tip of an Araucaria araucana branch, Bainbridge Island, Washington, USA
brown cup fungus (species?), Suquamish, Washington, USA
Sea ???, Hidden Cove Park, Bainbridge Island, Washington, USA
Two adult hummingbirds, along with several fledglings! So exciting!
Growing in a second growth Douglas Fir forest. Oregon Grape, and Sword Fern also present.
Not a very healthy tree
In every empty lot. Along most edges. From the air. Is there anything else this could plausibly be?
-found in moss garden at the Bloedel Reserve
Substrate: humus soil
-oval shaped leaves
Artist conk mushroom i found and scratched at with a pair of extra small trimming scissors. ewok a narwhal and some morphic mountains. it bruises brown and is bright white til you touch it. can store fresh samples in fridge to prolong longevity of useable surface. when dry, bruising and spore dispersal stop and is not usable as an artistic surface draw your image fast so you don't lose your canvas.
-found on wet soil next to a small stream
-growing with several other plant species
Substrate: rock surface
Growth form: acrocarp
Life form: large mat
-mostly brown and red capsules on sporophyte
Walking along a roadside path, through grassy fields lead us to the start of a forested area known as the moss garden. 40-50 degrees Fahrenheit, wet with moderate rain. Along the way we encounter a variety of non natives, Garrya elliptica, Quercus virginiana and other ornamental trees and scrubs scattered among expanses of grass. Deeper into the moss garden we see Blechnum spicant neatly among the floor cover and stumps. Some genus of bryophytes we see are Dicranum, Polytricum, Kindbergia oregana, Dendrolasia, Porella navicularis. In this part of the reserve natives such as Thuja plicata and Pseudotsuga menziesii are present among other ornamental shrubs. About half way through the main area of the moss garden, where the moss covers what seems like everything. We spot a Conocephalum conicum patch within a few feet of a small stream. The pores which are large and visible make this plant easier to identify than others with less pronounced features. You can see the litter from dead Thuja plicata leaves which is growing above.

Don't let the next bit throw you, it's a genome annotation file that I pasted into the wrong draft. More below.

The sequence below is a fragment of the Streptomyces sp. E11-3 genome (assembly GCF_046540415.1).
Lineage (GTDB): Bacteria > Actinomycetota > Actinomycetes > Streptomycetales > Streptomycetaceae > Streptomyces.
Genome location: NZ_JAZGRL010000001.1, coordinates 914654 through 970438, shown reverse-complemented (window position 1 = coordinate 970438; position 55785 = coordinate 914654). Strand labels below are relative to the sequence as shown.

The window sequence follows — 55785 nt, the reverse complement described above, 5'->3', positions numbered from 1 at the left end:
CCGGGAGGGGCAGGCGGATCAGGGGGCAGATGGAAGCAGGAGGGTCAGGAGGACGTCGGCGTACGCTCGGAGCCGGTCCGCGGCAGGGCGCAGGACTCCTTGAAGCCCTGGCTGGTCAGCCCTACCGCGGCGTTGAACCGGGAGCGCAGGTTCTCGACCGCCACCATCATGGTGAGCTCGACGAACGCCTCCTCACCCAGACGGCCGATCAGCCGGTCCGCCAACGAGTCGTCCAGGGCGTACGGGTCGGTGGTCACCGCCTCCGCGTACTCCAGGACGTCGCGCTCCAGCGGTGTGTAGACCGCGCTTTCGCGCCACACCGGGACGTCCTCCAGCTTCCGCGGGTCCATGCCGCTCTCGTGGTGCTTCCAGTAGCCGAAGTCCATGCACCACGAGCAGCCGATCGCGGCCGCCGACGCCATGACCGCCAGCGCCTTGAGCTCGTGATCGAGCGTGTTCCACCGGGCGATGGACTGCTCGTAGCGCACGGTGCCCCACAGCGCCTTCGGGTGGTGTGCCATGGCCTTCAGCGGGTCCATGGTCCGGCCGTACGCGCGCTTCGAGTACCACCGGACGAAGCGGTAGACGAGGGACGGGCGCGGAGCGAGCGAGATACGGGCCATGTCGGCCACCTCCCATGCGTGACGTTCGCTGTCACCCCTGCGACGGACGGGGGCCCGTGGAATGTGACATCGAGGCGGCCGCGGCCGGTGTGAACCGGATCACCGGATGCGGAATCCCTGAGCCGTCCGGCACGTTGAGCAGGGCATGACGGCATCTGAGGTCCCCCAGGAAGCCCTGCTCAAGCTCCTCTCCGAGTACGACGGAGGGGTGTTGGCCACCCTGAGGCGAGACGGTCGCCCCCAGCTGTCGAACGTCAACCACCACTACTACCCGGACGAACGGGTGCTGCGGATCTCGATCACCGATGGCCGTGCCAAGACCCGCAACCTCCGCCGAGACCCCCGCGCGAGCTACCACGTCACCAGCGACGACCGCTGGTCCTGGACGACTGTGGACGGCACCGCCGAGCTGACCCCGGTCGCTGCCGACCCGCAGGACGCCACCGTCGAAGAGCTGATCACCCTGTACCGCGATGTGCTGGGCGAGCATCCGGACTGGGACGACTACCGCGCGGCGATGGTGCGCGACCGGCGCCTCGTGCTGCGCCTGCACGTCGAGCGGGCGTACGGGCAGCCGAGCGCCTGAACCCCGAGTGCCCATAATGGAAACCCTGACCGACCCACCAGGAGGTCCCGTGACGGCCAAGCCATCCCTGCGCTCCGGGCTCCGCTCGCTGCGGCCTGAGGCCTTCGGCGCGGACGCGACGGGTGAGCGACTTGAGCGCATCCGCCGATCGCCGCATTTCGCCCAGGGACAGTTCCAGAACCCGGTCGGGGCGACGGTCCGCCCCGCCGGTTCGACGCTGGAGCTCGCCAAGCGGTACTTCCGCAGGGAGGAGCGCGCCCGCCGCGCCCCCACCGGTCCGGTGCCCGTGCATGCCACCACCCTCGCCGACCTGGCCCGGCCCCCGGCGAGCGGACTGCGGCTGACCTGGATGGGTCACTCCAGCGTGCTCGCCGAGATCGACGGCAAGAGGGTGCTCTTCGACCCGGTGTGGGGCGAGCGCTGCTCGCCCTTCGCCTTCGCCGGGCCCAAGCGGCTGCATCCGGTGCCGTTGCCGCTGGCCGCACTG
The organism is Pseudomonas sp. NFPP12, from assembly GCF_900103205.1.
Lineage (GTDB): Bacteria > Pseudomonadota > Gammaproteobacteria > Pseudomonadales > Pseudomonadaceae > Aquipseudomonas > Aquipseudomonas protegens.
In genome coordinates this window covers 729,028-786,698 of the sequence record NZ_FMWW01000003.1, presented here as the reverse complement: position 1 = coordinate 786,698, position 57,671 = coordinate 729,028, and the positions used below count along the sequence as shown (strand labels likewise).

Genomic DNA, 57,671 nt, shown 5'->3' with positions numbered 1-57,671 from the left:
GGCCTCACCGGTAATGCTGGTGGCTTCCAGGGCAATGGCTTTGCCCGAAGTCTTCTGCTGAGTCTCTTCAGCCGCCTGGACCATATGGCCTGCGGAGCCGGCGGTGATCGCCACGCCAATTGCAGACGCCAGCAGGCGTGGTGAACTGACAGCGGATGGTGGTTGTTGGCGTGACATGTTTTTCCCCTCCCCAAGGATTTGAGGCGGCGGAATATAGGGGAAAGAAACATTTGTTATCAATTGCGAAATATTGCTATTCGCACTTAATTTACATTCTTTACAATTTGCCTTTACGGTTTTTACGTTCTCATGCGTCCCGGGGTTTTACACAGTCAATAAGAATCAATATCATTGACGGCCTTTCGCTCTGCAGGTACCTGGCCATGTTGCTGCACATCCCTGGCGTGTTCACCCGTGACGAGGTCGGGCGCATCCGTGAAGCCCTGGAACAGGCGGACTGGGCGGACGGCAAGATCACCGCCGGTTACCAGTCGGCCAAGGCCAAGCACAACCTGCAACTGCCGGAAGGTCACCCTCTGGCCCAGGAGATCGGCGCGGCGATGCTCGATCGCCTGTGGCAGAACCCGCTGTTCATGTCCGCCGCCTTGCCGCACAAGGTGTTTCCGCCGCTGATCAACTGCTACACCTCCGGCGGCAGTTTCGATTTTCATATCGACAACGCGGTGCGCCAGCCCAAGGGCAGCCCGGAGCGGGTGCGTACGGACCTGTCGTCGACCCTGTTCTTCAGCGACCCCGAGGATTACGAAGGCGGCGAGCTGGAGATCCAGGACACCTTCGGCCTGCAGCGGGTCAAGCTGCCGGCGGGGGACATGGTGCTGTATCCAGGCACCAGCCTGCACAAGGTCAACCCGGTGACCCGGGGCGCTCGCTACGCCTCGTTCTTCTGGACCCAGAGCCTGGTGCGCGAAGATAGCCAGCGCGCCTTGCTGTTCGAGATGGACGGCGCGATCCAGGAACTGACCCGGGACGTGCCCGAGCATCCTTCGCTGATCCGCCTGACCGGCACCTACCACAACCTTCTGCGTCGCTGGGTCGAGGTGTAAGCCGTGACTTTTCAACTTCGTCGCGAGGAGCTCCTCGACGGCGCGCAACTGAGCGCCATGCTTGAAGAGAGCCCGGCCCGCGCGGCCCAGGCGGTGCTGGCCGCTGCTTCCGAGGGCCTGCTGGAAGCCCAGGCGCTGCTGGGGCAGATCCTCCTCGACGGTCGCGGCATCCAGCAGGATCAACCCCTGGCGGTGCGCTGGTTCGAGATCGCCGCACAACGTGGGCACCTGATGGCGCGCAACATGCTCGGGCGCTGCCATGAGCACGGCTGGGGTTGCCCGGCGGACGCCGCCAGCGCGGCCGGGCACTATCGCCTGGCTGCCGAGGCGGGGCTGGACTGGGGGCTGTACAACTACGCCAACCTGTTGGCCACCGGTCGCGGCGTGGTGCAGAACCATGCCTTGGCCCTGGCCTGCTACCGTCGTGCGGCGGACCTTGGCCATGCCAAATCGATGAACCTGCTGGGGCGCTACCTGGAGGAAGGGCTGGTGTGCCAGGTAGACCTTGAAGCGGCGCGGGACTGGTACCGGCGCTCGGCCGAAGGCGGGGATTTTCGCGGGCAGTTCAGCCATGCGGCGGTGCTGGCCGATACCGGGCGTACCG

Time: 1200 hours
This beautiful liverwort was in a large patch near a beautiful stream under a wise Thuja plicata. There was also a Ganoderma applanatum mushroom nearby. I wonder why this species chose to grow under the red cedar? Is the red cedar providing it with some sort of protection? Crushed flesh very fragrant like some type of essential oil. Very thalloid in appearance. I see how it got the name 'snake liverwort' as it appears as a bunch of wriggling snakes from a distance.
In the Bloedel Nature Preserve, under a Cedar tree near running water.
I found this beautiful specimen in a depression between a log and a stump. It was thriving there and was growing in a great mat. The antheridia are present here in this photo. Although I have keyed it out to be Rhizomnium glabrescens, I am still not entirely sure.
Found in the Bloedel Reserve in Washington on Tuesday, January 24th, 2012. It was found in a very shaded area next to running water and a Cedar tree. Completely covering the ground around the Cedar and alongside a moss that looked like a species of Kindbergia.
Found in a moss garden in the Bloedel Reserve in Washinton at around 13:00 on Tuesday, January 24th, 2012. This organism was found growing on the ground in the open (no shade) with another moss: Polytrichum. Sporophytes present and about 3/4 inch long with a red seta.
Found in a moss garden in the Bloedel Reserve at around 13:00 on Tuesday, January 24th. Growing on the ground with other mosses, one of which was identified as a species of Rhizomnium. Found in the open; not in a very shady area.
Type of clover?
Very swollen from all the rain.
At the Bloedel Reserve in their moss garden on a very cold and wet day in January.